On August 6th 2018, tired after twenty-nine days of train and buses through the middle east (a 11.500 km ride from Milano train station, Italy), myself, three friends and twenty kilos of food entered Afghanistan near the village of ishkashim. The goal was to explore one of the most culturally pristine areas of the world, where medieval tribes are still living a nomadic life as their ancestors always did. In order to reach this misterious place – the Little Pamir - we had to get to the end of the Wakhan Corridor – an adventurous trip itself – and walk for days across five-thousand meters high mountain passes.
It’s a sixteen hours four-wheel-drive ride on the legendary Pamir Highway from the Tajikistan capital city of Dushanbe to Khorog, where the Afghan Embassy luckily granted our visa, followed by a four hours dirt road to the border. In Ishkashim, on the Afghan side, we spent half day trying to figure out permits, buy more food and find the vehicle we needed to get to the end of the Wakhan corridor, where we planned to start our hike.
The Wakhan Corridor is the last tip of Afghanistan in the east, a narrow strip of land bounded by huge mountain ranges. It was created as a buffer zone between the Russian and the British empires, but the valley has been an ancient caravan route for two thousand years and was crossed by Marco Polo between 1271 and 1275. Besides snow leopards and other Himalayan creatures, it is home to about ten thousands Wakhis, a friendly population of farmers and transhumance herders. Many seven-thousands meters peaks surrounds the Wakhan and separate it from the rest of the world.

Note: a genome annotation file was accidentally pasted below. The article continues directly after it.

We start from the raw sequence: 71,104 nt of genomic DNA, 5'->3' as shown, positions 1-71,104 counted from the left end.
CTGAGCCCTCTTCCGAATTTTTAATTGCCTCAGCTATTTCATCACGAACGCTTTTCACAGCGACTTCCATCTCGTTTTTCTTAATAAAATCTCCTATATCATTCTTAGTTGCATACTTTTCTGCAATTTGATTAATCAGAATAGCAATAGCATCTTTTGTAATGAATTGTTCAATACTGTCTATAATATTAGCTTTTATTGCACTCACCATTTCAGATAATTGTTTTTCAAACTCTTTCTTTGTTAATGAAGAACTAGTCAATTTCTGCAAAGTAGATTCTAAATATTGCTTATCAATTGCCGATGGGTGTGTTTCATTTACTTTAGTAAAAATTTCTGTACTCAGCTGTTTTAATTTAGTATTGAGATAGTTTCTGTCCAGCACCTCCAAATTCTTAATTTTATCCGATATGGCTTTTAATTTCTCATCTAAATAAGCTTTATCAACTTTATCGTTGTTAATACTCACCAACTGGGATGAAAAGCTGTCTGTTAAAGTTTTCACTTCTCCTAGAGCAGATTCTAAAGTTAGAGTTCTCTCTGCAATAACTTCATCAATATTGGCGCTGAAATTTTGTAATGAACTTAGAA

It takes two days to drive the 210km dirt road to Sarhad-e-Brogil (if the road is in decent conditions and the rivers are not too deep). Sarhad lies at the end of the Wakhan corridor where the Hindu Kush, the Pamir and the Karakoram meet. Our first plan was to buy a donkey to transport our food, but soon we realized that none of us had any idea about how to take care of it. Renting one in each village (for about 5$/day) proved to be the easier option, as the owner was always coming as well to bring back home the creature on the following day.
On August 8th the four of us - accompanied by a donkey with no tail and its owner, a young Wakhi from a nearby village – started the long hike to the Little Pamir. We decided to take the mountain route – slightly longer but safer and more interesting - and then walk back to the civilization by the more straightforward but dangerous river route.
By the end of the first day of walk we had realized that the journey was going to be much more difficult than we expected.